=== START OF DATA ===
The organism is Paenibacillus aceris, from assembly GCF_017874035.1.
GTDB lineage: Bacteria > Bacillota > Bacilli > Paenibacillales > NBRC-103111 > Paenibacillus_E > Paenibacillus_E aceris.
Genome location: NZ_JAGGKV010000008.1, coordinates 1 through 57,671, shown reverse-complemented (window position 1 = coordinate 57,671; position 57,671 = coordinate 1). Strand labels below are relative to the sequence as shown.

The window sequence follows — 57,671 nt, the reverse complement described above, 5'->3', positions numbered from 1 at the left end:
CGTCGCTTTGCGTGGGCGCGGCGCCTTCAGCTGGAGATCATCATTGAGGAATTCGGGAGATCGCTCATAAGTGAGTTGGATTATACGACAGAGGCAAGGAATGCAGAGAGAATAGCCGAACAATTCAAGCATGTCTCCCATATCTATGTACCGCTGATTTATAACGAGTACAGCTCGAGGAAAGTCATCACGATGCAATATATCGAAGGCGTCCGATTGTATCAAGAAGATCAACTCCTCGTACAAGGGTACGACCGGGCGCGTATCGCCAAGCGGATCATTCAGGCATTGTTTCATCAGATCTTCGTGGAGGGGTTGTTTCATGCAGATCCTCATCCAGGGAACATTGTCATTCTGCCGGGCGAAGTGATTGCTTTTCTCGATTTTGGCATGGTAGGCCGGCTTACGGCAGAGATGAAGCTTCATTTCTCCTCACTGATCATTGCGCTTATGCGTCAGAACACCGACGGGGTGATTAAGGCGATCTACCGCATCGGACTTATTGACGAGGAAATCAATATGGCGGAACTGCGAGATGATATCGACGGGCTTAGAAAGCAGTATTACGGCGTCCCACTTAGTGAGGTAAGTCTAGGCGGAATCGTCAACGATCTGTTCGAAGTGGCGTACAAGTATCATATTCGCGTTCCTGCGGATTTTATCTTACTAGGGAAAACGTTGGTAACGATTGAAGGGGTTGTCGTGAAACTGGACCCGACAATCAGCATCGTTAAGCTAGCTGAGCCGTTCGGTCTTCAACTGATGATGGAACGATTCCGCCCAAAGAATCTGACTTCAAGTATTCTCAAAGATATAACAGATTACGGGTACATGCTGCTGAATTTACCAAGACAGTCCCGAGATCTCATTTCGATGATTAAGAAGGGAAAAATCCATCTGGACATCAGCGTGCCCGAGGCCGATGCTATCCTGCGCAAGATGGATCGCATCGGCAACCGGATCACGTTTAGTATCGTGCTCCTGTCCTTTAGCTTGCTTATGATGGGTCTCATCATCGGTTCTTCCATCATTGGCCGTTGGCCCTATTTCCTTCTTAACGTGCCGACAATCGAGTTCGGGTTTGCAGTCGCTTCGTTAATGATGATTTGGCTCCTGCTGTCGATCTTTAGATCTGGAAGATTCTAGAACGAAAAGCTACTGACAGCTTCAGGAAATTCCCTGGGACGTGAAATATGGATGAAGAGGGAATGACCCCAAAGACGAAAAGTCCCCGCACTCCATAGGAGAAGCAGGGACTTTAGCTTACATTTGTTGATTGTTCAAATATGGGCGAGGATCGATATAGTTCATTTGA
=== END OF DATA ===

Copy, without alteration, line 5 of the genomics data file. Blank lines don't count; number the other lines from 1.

CGTCGCTTTGCGTGGGCGCGGCGCCTTCAGCTGGAGATCATCATTGAGGAATTCGGGAGATCGCTCATAAGTGAGTTGGATTATACGACAGAGGCAAGGAATGCAGAGAGAATAGCCGAACAATTCAAGCATGTCTCCCATATCTATGTACCGCTGATTTATAACGAGTACAGCTCGAGGAAAGTCATCACGATGCAATATATCGAAGGCGTCCGATTGTATCAAGAAGATCAACTCCTCGTACAAGGGTACGACCGGGCGCGTATCGCCAAGCGGATCATTCAGGCATTGTTTCATCAGATCTTCGTGGAGGGGTTGTTTCATGCAGATCCTCATCCAGGGAACATTGTCATTCTGCCGGGCGAAGTGATTGCTTTTCTCGATTTTGGCATGGTAGGCCGGCTTACGGCAGAGATGAAGCTTCATTTCTCCTCACTGATCATTGCGCTTATGCGTCAGAACACCGACGGGGTGATTAAGGCGATCTACCGCATCGGACTTATTGACGAGGAAATCAATATGGCGGAACTGCGAGATGATATCGACGGGCTTAGAAAGCAGTATTACGGCGTCCCACTTAGTGAGGTAAGTCTAGGCGGAATCGTCAACGATCTGTTCGAAGTGGCGTACAAGTATCATATTCGCGTTCCTGCGGATTTTATCTTACTAGGGAAAACGTTGGTAACGATTGAAGGGGTTGTCGTGAAACTGGACCCGACAATCAGCATCGTTAAGCTAGCTGAGCCGTTCGGTCTTCAACTGATGATGGAACGATTCCGCCCAAAGAATCTGACTTCAAGTATTCTCAAAGATATAACAGATTACGGGTACATGCTGCTGAATTTACCAAGACAGTCCCGAGATCTCATTTCGATGATTAAGAAGGGAAAAATCCATCTGGACATCAGCGTGCCCGAGGCCGATGCTATCCTGCGCAAGATGGATCGCATCGGCAACCGGATCACGTTTAGTATCGTGCTCCTGTCCTTTAGCTTGCTTATGATGGGTCTCATCATCGGTTCTTCCATCATTGGCCGTTGGCCCTATTTCCTTCTTAACGTGCCGACAATCGAGTTCGGGTTTGCAGTCGCTTCGTTAATGATGATTTGGCTCCTGCTGTCGATCTTTAGATCTGGAAGATTCTAGAACGAAAAGCTACTGACAGCTTCAGGAAATTCCCTGGGACGTGAAATATGGATGAAGAGGGAATGACCCCAAAGACGAAAAGTCCCCGCACTCCATAGGAGAAGCAGGGACTTTAGCTTACATTTGTTGATTGTTCAAATATGGGCGAGGATCGATATAGTTCATTTGA